- Transfer a cake layer into each pan, and spread about 3/4 cup caramel (eyeballing it) over top.
- With a small rubber spatula, push the caramel near the edge of the cake, stopping short by about 1/4 to 1/2 inch.
- Top each layer with with another cake layer, and repeat with remaining caramel, but don’t put any caramel on the designated top layer.
- Refrigerate until set, 1 hour at least.
- Ready a cake plate.
- Rub your dominant hand with a thin film of the same oil you used for the cake. Hold the cake pan in your other hand, and place the oiled hand directly onto the caramel. Invert the pan and remove it, leaving the cake upside down in your oiled hand. If the plastic wrap came out of the pan along with the cake, remove it before inverting the cake onto the plate. You may have marred the caramel and a bit of it may have stuck to your hand. No big deal. It will repair itself as you stack the layers. Wash your hand and re-oil it to remove the other caramel-topped cake from its pan. The pan with the top layer will be easier to deal with.
- As you stack the layers, manhandle them a bit to make sure they’re perfectly aligned. Examine them from all angles. If you need to make an adjustment, push sideways onto the layers, using your entire hand – palm and fingers – so that you’re distributing the pressure over a wide area. Push firmly, gradually applying more and more pressure, until you move the layer(s) into position. Once the cake is fully stacked and aligned, wrap it with plastic and return it immediately to the fridge.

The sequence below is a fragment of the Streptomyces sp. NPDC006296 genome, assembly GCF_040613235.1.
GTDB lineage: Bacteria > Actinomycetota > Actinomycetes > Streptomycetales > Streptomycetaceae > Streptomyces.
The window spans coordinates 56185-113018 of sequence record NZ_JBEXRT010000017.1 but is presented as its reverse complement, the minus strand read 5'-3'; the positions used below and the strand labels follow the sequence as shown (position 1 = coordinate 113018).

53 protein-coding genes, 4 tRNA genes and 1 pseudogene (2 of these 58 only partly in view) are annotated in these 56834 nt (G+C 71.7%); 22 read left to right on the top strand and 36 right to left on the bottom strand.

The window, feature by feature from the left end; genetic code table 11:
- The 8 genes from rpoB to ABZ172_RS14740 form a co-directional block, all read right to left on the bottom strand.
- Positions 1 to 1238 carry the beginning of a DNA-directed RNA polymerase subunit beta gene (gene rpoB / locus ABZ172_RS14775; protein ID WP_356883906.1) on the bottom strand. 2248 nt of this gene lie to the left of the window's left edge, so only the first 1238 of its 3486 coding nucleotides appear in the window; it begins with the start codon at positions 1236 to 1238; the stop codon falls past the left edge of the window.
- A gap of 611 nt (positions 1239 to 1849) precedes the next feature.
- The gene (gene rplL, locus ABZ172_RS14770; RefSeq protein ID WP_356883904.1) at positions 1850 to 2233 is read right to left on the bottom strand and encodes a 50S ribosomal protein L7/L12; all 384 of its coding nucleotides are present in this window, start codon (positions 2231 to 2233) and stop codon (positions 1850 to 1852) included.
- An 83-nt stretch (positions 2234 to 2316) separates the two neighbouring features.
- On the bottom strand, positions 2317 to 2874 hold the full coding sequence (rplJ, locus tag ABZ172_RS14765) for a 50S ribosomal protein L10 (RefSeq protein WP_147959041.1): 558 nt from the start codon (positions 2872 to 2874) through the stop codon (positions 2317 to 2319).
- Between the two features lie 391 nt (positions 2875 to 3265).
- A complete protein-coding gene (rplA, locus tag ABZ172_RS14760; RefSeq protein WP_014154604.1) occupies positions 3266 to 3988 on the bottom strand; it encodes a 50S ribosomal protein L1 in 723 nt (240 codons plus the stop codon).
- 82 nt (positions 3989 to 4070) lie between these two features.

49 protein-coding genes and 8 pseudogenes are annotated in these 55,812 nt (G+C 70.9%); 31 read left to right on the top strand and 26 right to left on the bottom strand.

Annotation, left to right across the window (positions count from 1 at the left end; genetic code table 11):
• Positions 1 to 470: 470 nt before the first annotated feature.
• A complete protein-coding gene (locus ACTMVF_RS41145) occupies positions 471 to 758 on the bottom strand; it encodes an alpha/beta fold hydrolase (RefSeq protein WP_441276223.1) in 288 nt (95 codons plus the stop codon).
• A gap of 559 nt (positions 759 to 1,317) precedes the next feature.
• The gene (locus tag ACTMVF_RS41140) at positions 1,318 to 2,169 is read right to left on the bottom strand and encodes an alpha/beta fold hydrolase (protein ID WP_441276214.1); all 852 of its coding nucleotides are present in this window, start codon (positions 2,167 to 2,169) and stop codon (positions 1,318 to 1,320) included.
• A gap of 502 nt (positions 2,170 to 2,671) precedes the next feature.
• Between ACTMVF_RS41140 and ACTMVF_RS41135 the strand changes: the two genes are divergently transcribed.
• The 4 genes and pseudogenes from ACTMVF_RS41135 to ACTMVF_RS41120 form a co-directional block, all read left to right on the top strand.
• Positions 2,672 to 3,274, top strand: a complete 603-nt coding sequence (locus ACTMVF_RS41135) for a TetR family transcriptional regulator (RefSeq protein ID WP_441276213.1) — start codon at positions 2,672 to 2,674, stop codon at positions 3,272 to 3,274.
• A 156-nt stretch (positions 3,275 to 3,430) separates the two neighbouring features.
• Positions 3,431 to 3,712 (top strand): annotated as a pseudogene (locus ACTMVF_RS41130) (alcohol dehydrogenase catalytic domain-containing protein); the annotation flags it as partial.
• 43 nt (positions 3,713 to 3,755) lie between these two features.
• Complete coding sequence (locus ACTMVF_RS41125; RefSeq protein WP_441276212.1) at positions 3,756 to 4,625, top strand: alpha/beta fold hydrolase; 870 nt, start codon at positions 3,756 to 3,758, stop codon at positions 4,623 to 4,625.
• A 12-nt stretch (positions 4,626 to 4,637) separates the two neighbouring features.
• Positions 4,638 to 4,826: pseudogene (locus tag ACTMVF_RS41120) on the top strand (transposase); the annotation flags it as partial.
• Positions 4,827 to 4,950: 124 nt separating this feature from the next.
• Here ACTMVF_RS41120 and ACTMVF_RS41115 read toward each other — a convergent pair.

- Check on it periodically. If the layers appear to be sliding, adjust them. After an hour, the cake should be fully set. If this doesn’t happen, you’ll need to insert one or more skewers into the cake to make it stay upright. If your layers are truly flat and you cooked your caramel to the correct temperature, this won’t be necessary, but shit happens.
Notes: I’ve tried it both ways: the knife is far more frustrating and the leveler is fun and foolproof. A leveler will set you back less than $10.
MEANWHILE, MAKE THE FROSTING:
- Dissolve cocoa in 2.75 oz. (1/4 cup + 2 Tbs) warm water.
- Beat butter, sugar, and a generous pinch of coarse salt on medium speed until pale and fluffy.
- Gradually beat in melted chocolate, then cocoa mixture. With a spatula, scrape the sides of the pan and ensure homogeneity.
- Let stand for 30 minutes.
- Once the cake is set, you’re good to frost it. Go thin with the frosting; you won’t need to use it all.
- (Sprinkle with sea salt.)
Notes: Martha says that the caramel can be refrigerated for up to 3 days. I suspect you could go longer than three days, but I didn’t test it. She also says that the cake layers can be refrigerated for up to 3 days, and that they actually taste better when refrigerated and have a better texture for stacking. I agree. Furthermore, she says that when finished, the frosted cake can be refrigerated for up to 3 days. I concur with that as well. Not only can you do these things, you should. Otherwise, this cake would be a full-time job that will frustrate and exhaust you.
Salted Caramel Six Layer Chocolate Cake
Source: Martha Stewart Living. Credit for images on this page: Make It Like a Man! Clicking on images will enlarge them. This content was not solicited, nor written in exchange for anything. I’m not saying that Martha Stewart Living begged me to sponsor this post; I’m just asking where stuff like this ends. She owns Emeril, for God’s sake. No kidding, she actually owns Emeril Lagasse. He sits in a cage on one of the cramped corners of her Manhattan apartment, and every time she points to him, he has to say “bam.” Am I going to end up as a fixture in her East Hampton summer house? Well, look, like I said, I’m legally bound from flat-out telling you that she begged me to sponsor this post, and I’m not saying that she may have even offered me Emeril. I’m just saying that at the end of the day, this turned out to be an unsponsored post.